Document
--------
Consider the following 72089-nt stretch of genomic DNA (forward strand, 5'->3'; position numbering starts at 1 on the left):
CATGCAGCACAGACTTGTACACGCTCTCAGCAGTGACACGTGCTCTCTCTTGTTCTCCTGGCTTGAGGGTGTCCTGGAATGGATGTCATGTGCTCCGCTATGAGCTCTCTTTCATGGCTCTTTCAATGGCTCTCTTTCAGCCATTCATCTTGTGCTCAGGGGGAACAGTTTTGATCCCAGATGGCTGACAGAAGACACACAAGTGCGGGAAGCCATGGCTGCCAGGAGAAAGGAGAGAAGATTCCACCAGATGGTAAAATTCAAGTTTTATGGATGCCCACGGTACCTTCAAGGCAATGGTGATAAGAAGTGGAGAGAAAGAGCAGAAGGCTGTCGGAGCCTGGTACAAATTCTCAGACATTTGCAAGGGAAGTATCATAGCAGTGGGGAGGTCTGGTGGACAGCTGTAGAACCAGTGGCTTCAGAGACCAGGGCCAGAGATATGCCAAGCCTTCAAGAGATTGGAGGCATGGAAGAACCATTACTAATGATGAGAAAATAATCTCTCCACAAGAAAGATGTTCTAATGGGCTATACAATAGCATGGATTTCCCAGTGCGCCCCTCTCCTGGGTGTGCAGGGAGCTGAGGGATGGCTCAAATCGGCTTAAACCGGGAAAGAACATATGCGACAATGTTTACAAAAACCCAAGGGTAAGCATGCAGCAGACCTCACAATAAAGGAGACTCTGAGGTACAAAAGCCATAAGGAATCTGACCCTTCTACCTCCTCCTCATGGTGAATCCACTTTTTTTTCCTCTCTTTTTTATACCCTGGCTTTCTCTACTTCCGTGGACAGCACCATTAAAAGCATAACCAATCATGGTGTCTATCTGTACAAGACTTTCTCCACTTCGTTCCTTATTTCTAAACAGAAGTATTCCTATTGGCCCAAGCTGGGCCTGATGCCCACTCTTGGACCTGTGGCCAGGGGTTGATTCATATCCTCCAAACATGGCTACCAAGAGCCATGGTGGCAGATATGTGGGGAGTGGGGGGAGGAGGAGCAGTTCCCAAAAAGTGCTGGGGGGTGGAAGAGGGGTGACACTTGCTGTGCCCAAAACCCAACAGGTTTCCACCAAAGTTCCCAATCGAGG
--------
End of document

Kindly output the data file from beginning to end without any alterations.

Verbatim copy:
Consider the following 72089-nt stretch of genomic DNA (forward strand, 5'->3'; position numbering starts at 1 on the left):
CATGCAGCACAGACTTGTACACGCTCTCAGCAGTGACACGTGCTCTCTCTTGTTCTCCTGGCTTGAGGGTGTCCTGGAATGGATGTCATGTGCTCCGCTATGAGCTCTCTTTCATGGCTCTTTCAATGGCTCTCTTTCAGCCATTCATCTTGTGCTCAGGGGGAACAGTTTTGATCCCAGATGGCTGACAGAAGACACACAAGTGCGGGAAGCCATGGCTGCCAGGAGAAAGGAGAGAAGATTCCACCAGATGGTAAAATTCAAGTTTTATGGATGCCCACGGTACCTTCAAGGCAATGGTGATAAGAAGTGGAGAGAAAGAGCAGAAGGCTGTCGGAGCCTGGTACAAATTCTCAGACATTTGCAAGGGAAGTATCATAGCAGTGGGGAGGTCTGGTGGACAGCTGTAGAACCAGTGGCTTCAGAGACCAGGGCCAGAGATATGCCAAGCCTTCAAGAGATTGGAGGCATGGAAGAACCATTACTAATGATGAGAAAATAATCTCTCCACAAGAAAGATGTTCTAATGGGCTATACAATAGCATGGATTTCCCAGTGCGCCCCTCTCCTGGGTGTGCAGGGAGCTGAGGGATGGCTCAAATCGGCTTAAACCGGGAAAGAACATATGCGACAATGTTTACAAAAACCCAAGGGTAAGCATGCAGCAGACCTCACAATAAAGGAGACTCTGAGGTACAAAAGCCATAAGGAATCTGACCCTTCTACCTCCTCCTCATGGTGAATCCACTTTTTTTTCCTCTCTTTTTTATACCCTGGCTTTCTCTACTTCCGTGGACAGCACCATTAAAAGCATAACCAATCATGGTGTCTATCTGTACAAGACTTTCTCCACTTCGTTCCTTATTTCTAAACAGAAGTATTCCTATTGGCCCAAGCTGGGCCTGATGCCCACTCTTGGACCTGTGGCCAGGGGTTGATTCATATCCTCCAAACATGGCTACCAAGAGCCATGGTGGCAGATATGTGGGGAGTGGGGGGAGGAGGAGCAGTTCCCAAAAAGTGCTGGGGGGTGGAAGAGGGGTGACACTTGCTGTGCCCAAAACCCAACAGGTTTCCACCAAAGTTCCCAATCGAGG